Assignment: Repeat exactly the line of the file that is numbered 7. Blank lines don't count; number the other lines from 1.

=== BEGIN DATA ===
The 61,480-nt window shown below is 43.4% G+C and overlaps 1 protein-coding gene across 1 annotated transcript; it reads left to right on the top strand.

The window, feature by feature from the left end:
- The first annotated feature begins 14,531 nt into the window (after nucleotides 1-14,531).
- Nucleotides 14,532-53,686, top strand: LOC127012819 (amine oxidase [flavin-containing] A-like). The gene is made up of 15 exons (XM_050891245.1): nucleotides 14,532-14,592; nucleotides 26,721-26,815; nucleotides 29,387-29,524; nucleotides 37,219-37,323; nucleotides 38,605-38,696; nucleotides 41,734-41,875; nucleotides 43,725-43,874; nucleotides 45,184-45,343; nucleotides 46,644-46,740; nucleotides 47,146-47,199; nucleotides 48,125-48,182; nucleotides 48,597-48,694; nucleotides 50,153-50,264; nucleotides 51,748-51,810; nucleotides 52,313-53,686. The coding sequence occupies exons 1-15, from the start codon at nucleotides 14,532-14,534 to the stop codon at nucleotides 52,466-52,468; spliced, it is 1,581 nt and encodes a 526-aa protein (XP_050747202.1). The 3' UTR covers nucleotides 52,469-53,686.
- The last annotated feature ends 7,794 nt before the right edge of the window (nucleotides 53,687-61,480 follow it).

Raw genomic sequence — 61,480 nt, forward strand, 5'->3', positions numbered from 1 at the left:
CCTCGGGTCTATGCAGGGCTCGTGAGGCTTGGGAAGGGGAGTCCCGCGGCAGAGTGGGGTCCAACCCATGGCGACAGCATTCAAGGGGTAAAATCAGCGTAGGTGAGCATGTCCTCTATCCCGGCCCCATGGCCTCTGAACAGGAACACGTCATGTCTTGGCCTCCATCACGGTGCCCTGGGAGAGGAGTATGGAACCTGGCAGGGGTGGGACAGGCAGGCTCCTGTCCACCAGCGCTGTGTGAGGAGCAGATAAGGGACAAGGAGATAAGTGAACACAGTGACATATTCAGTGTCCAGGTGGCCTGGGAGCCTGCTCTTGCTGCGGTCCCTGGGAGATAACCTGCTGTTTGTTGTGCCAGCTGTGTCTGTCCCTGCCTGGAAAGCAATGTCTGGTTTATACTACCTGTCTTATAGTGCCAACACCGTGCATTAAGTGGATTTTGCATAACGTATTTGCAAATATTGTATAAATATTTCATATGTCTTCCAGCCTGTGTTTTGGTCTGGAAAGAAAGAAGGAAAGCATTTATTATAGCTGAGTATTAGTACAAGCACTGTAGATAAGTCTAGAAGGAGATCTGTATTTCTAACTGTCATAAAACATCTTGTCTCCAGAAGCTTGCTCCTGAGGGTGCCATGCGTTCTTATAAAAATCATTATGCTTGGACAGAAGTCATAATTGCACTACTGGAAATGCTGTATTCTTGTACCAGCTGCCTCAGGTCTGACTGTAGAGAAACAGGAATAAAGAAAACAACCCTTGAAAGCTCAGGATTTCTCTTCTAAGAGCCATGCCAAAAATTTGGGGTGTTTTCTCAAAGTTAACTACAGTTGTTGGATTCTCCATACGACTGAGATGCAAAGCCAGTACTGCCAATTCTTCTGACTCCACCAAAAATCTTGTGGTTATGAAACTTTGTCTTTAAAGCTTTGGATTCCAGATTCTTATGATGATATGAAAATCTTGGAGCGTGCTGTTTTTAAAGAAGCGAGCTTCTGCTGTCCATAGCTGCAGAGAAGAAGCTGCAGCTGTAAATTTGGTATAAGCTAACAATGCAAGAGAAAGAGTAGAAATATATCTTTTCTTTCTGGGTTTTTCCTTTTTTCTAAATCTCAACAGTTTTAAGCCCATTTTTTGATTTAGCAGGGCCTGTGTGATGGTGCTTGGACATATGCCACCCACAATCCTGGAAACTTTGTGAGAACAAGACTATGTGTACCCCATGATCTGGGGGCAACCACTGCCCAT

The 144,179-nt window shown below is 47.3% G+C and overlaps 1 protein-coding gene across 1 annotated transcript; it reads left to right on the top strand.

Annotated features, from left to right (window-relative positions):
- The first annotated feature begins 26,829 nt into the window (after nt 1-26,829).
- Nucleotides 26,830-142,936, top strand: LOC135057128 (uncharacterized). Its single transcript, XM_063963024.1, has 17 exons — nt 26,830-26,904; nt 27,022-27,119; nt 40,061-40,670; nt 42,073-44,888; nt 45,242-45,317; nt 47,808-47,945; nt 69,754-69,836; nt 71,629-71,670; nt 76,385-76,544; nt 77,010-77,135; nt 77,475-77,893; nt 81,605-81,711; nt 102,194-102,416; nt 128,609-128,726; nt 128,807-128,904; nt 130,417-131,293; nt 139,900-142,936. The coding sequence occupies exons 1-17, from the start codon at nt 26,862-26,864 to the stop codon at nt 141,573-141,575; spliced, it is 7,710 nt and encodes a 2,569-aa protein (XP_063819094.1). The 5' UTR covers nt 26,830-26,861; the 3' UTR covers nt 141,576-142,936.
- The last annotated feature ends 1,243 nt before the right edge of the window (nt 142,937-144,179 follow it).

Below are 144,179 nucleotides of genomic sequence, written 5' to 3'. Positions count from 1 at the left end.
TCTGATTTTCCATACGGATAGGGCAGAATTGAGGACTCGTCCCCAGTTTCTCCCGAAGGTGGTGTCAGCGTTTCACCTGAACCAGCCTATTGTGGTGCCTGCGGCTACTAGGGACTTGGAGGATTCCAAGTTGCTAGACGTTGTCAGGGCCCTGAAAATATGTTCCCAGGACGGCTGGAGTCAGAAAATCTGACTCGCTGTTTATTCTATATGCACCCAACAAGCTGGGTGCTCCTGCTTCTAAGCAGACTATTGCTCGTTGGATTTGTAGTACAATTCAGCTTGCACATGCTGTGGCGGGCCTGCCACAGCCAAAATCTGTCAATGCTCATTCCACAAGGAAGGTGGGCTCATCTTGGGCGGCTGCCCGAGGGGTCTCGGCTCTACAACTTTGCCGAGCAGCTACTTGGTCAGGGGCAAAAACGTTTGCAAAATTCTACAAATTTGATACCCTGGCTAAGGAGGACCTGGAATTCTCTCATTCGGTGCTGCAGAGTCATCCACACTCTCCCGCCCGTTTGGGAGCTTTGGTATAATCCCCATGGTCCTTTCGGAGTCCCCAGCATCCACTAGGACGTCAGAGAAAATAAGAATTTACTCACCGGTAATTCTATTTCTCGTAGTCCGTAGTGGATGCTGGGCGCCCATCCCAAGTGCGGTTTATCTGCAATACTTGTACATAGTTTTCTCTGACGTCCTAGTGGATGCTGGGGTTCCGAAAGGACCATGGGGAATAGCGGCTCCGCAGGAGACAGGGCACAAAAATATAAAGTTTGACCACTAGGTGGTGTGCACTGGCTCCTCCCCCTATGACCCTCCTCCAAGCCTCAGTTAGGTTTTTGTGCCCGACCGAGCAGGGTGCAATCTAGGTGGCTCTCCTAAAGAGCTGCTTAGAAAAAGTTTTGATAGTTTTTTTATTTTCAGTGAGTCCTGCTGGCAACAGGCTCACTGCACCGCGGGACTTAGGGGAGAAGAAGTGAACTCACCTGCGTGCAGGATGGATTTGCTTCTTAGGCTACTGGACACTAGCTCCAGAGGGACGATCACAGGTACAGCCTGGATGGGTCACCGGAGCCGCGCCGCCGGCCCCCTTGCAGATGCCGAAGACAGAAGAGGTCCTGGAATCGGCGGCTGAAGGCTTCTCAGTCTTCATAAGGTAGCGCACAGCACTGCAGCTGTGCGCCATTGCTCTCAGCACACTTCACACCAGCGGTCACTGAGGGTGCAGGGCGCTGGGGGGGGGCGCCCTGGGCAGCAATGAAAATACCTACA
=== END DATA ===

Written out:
CCTCGGGTCTATGCAGGGCTCGTGAGGCTTGGGAAGGGGAGTCCCGCGGCAGAGTGGGGTCCAACCCATGGCGACAGCATTCAAGGGGTAAAATCAGCGTAGGTGAGCATGTCCTCTATCCCGGCCCCATGGCCTCTGAACAGGAACACGTCATGTCTTGGCCTCCATCACGGTGCCCTGGGAGAGGAGTATGGAACCTGGCAGGGGTGGGACAGGCAGGCTCCTGTCCACCAGCGCTGTGTGAGGAGCAGATAAGGGACAAGGAGATAAGTGAACACAGTGACATATTCAGTGTCCAGGTGGCCTGGGAGCCTGCTCTTGCTGCGGTCCCTGGGAGATAACCTGCTGTTTGTTGTGCCAGCTGTGTCTGTCCCTGCCTGGAAAGCAATGTCTGGTTTATACTACCTGTCTTATAGTGCCAACACCGTGCATTAAGTGGATTTTGCATAACGTATTTGCAAATATTGTATAAATATTTCATATGTCTTCCAGCCTGTGTTTTGGTCTGGAAAGAAAGAAGGAAAGCATTTATTATAGCTGAGTATTAGTACAAGCACTGTAGATAAGTCTAGAAGGAGATCTGTATTTCTAACTGTCATAAAACATCTTGTCTCCAGAAGCTTGCTCCTGAGGGTGCCATGCGTTCTTATAAAAATCATTATGCTTGGACAGAAGTCATAATTGCACTACTGGAAATGCTGTATTCTTGTACCAGCTGCCTCAGGTCTGACTGTAGAGAAACAGGAATAAAGAAAACAACCCTTGAAAGCTCAGGATTTCTCTTCTAAGAGCCATGCCAAAAATTTGGGGTGTTTTCTCAAAGTTAACTACAGTTGTTGGATTCTCCATACGACTGAGATGCAAAGCCAGTACTGCCAATTCTTCTGACTCCACCAAAAATCTTGTGGTTATGAAACTTTGTCTTTAAAGCTTTGGATTCCAGATTCTTATGATGATATGAAAATCTTGGAGCGTGCTGTTTTTAAAGAAGCGAGCTTCTGCTGTCCATAGCTGCAGAGAAGAAGCTGCAGCTGTAAATTTGGTATAAGCTAACAATGCAAGAGAAAGAGTAGAAATATATCTTTTCTTTCTGGGTTTTTCCTTTTTTCTAAATCTCAACAGTTTTAAGCCCATTTTTTGATTTAGCAGGGCCTGTGTGATGGTGCTTGGACATATGCCACCCACAATCCTGGAAACTTTGTGAGAACAAGACTATGTGTACCCCATGATCTGGGGGCAACCACTGCCCAT